As the Missoula City Council considers the Remington Flats subdivision, it may also look at placing impact fees on Mullan-area development to help close a funding gap resulting from a smaller federal grant than anticipated.
Remington Flats, a proposed 152-lot subdivision, is one of several subdivisions planned or approved for the area west of Reserve Street. It would include an extension of Chuck Wagon Drive, which will eventually connect Mullan Road and West Broadway.
Developers would build the road base in phase 1 and pave it by the end of phase 2.
“The idea is that the developers of this project will pay a proportional amount of the improvement costs,” said Missoula City Planner Dave DeGrandpre.
The city will also consider impact fees for the area – a one-time charge placed upon new development to help offset the cost of infrastructure needed to support growth.
In this case, impact fees would help address the “already congested” intersection of Mullan Road and Chuck Wagon Drive, according to the city.
Because Missoula didn’t receive the final $10 million requested in its federal BUILD grant application, planned infrastructure improvements in the area still face a funding gap.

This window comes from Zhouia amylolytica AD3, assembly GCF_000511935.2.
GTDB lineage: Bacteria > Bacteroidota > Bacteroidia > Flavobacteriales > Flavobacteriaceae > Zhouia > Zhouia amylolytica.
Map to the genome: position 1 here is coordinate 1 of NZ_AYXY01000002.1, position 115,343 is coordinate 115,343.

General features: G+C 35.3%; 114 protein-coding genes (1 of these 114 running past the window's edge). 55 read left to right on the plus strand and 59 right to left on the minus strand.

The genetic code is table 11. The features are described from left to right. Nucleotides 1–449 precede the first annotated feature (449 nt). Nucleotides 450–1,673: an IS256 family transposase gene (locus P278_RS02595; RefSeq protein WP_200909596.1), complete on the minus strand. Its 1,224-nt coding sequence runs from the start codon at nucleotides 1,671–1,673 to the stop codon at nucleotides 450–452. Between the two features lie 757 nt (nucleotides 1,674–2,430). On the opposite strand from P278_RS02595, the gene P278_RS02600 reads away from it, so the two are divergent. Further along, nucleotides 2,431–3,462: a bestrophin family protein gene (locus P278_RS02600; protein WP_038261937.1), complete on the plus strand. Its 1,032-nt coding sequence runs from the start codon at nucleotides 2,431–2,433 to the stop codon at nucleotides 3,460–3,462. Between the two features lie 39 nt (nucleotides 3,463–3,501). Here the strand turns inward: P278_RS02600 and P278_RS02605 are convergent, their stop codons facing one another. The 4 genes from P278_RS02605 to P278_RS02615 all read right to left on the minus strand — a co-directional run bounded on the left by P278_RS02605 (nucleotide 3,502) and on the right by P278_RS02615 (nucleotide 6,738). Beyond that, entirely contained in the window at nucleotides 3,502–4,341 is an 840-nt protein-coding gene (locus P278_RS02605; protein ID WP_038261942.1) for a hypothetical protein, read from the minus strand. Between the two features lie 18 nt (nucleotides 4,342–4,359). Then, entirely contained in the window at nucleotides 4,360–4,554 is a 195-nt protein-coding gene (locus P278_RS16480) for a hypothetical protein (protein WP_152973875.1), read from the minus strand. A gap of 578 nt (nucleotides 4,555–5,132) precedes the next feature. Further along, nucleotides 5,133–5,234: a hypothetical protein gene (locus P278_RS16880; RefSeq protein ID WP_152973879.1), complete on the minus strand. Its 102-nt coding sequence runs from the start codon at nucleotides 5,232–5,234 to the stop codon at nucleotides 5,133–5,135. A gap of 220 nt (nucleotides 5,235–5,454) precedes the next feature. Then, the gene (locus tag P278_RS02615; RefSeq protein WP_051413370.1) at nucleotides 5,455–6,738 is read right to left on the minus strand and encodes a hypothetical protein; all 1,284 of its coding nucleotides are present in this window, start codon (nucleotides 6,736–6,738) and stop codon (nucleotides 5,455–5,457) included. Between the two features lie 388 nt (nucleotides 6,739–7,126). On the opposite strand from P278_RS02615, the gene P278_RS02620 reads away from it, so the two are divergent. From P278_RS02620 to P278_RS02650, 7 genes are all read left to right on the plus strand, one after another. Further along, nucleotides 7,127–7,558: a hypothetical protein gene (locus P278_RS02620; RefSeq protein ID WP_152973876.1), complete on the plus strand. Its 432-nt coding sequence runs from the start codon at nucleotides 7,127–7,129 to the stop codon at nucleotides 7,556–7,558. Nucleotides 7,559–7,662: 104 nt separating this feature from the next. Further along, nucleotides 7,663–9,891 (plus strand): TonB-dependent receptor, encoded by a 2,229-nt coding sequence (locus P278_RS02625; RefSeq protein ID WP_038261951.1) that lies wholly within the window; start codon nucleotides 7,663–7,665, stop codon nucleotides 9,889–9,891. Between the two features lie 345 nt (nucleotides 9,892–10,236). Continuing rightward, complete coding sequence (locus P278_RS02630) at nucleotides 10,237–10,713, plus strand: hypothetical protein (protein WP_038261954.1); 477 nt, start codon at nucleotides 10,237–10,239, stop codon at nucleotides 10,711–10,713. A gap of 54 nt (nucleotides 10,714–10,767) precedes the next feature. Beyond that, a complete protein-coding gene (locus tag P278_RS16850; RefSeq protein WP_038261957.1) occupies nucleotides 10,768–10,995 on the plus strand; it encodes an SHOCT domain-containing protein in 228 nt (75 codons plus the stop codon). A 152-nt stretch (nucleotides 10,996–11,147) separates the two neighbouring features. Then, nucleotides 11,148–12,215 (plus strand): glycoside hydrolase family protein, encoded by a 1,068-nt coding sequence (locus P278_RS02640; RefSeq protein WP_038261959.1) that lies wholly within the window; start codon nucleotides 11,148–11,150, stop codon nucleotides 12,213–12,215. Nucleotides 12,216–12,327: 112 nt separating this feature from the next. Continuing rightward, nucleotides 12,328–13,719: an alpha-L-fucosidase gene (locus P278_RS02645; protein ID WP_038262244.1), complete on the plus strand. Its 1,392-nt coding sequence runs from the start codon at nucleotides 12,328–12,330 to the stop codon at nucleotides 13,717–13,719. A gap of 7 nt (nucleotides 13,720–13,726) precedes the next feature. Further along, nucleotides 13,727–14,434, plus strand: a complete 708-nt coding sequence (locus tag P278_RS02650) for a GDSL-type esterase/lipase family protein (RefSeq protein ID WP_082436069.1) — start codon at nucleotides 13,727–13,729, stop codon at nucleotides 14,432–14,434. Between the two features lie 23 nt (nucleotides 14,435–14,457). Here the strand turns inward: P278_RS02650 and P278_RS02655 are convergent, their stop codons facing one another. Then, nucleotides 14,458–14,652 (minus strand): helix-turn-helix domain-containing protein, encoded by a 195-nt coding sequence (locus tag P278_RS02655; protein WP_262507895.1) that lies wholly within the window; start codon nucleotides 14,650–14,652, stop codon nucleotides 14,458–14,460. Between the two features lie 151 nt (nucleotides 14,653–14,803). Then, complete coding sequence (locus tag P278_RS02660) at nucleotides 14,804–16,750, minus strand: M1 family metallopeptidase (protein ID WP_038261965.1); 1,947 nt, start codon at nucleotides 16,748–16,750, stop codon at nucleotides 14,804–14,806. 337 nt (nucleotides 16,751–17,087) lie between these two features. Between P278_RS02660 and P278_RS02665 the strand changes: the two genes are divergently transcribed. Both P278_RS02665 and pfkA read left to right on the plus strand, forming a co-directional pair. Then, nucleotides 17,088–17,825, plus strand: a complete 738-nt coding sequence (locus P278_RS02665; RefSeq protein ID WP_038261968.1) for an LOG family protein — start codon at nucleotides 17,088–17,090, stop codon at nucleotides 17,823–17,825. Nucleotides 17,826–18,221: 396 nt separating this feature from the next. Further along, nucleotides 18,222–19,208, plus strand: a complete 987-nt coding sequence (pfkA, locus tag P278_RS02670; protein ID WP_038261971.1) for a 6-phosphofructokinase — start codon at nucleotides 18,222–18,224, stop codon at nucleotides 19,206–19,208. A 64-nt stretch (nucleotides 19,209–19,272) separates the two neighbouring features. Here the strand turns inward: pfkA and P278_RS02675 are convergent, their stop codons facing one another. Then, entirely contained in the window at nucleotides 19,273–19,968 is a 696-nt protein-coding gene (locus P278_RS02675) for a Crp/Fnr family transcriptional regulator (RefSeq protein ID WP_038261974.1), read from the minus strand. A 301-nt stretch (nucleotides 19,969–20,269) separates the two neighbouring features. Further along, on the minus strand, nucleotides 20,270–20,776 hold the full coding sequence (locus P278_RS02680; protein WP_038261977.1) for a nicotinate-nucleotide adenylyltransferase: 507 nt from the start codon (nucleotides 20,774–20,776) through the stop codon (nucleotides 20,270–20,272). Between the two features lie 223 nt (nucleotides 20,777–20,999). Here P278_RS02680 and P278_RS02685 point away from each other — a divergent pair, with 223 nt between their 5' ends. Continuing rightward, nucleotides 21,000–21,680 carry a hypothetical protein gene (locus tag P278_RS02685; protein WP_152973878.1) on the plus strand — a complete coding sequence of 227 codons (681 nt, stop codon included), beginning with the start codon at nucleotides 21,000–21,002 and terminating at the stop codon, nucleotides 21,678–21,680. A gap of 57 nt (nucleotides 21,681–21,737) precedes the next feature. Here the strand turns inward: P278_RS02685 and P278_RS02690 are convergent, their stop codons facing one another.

An impact fee of $1,500 to $2,500 per housing unit would help close that gap, according to DeGrandpre.
“The levels of service will drop below acceptable levels when these projects are built out,” DeGrandpre said. “So what we are trying to do at the staff level and the planning board level is come up with a way for developers to pay a proportionate share.”
The subdivision is planned just south of Missoula International Airport, where the construction of a second runway is possible in the distant future. Any growth in the area must consider that possibility.
“What that means is that developers would dedicate an easement to the airport where it basically limits the height of structures, the height of trees, and things like that so there couldn’t be an actual conflict with planes flying,” DeGrandpre said.
“It also makes future lot purchasers aware of noise, vibration and things like that, so they can design their homes accordingly.”
The easement has been provided before in Missoula with subdivisions near the airport’s existing runway.